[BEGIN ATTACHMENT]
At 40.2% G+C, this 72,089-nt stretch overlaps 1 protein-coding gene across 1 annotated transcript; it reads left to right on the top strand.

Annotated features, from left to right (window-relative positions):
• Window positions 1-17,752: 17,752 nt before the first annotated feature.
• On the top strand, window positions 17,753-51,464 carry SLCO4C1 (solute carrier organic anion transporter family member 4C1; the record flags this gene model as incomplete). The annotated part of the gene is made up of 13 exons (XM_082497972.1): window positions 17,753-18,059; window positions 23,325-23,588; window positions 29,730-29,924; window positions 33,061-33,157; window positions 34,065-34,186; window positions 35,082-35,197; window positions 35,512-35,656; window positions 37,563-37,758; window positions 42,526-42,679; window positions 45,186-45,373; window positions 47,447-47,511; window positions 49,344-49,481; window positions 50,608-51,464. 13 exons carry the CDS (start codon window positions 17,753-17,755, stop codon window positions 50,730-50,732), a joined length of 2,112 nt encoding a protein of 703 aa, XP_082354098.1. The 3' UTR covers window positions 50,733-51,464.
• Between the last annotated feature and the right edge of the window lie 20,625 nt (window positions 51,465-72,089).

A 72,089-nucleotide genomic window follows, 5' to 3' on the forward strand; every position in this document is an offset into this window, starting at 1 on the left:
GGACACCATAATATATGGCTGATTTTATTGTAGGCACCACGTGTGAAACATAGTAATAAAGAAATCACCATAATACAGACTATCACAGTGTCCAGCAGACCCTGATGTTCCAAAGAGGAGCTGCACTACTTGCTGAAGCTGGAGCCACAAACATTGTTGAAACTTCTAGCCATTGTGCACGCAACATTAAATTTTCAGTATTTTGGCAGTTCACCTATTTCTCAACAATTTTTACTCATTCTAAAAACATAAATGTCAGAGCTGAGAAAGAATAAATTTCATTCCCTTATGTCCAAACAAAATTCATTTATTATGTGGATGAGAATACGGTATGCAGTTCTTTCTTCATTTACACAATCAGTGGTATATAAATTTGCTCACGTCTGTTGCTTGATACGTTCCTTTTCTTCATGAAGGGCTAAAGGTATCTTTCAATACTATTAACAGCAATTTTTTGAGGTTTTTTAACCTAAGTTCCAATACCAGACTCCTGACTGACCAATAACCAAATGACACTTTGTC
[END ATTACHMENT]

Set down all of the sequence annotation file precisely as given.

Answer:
At 40.2% G+C, this 72,089-nt stretch overlaps 1 protein-coding gene across 1 annotated transcript; it reads left to right on the top strand.

Annotated features, from left to right (window-relative positions):
• Window positions 1-17,752: 17,752 nt before the first annotated feature.
• On the top strand, window positions 17,753-51,464 carry SLCO4C1 (solute carrier organic anion transporter family member 4C1; the record flags this gene model as incomplete). The annotated part of the gene is made up of 13 exons (XM_082497972.1): window positions 17,753-18,059; window positions 23,325-23,588; window positions 29,730-29,924; window positions 33,061-33,157; window positions 34,065-34,186; window positions 35,082-35,197; window positions 35,512-35,656; window positions 37,563-37,758; window positions 42,526-42,679; window positions 45,186-45,373; window positions 47,447-47,511; window positions 49,344-49,481; window positions 50,608-51,464. 13 exons carry the CDS (start codon window positions 17,753-17,755, stop codon window positions 50,730-50,732), a joined length of 2,112 nt encoding a protein of 703 aa, XP_082354098.1. The 3' UTR covers window positions 50,733-51,464.
• Between the last annotated feature and the right edge of the window lie 20,625 nt (window positions 51,465-72,089).

A 72,089-nucleotide genomic window follows, 5' to 3' on the forward strand; every position in this document is an offset into this window, starting at 1 on the left:
GGACACCATAATATATGGCTGATTTTATTGTAGGCACCACGTGTGAAACATAGTAATAAAGAAATCACCATAATACAGACTATCACAGTGTCCAGCAGACCCTGATGTTCCAAAGAGGAGCTGCACTACTTGCTGAAGCTGGAGCCACAAACATTGTTGAAACTTCTAGCCATTGTGCACGCAACATTAAATTTTCAGTATTTTGGCAGTTCACCTATTTCTCAACAATTTTTACTCATTCTAAAAACATAAATGTCAGAGCTGAGAAAGAATAAATTTCATTCCCTTATGTCCAAACAAAATTCATTTATTATGTGGATGAGAATACGGTATGCAGTTCTTTCTTCATTTACACAATCAGTGGTATATAAATTTGCTCACGTCTGTTGCTTGATACGTTCCTTTTCTTCATGAAGGGCTAAAGGTATCTTTCAATACTATTAACAGCAATTTTTTGAGGTTTTTTAACCTAAGTTCCAATACCAGACTCCTGACTGACCAATAACCAAATGACACTTTGTC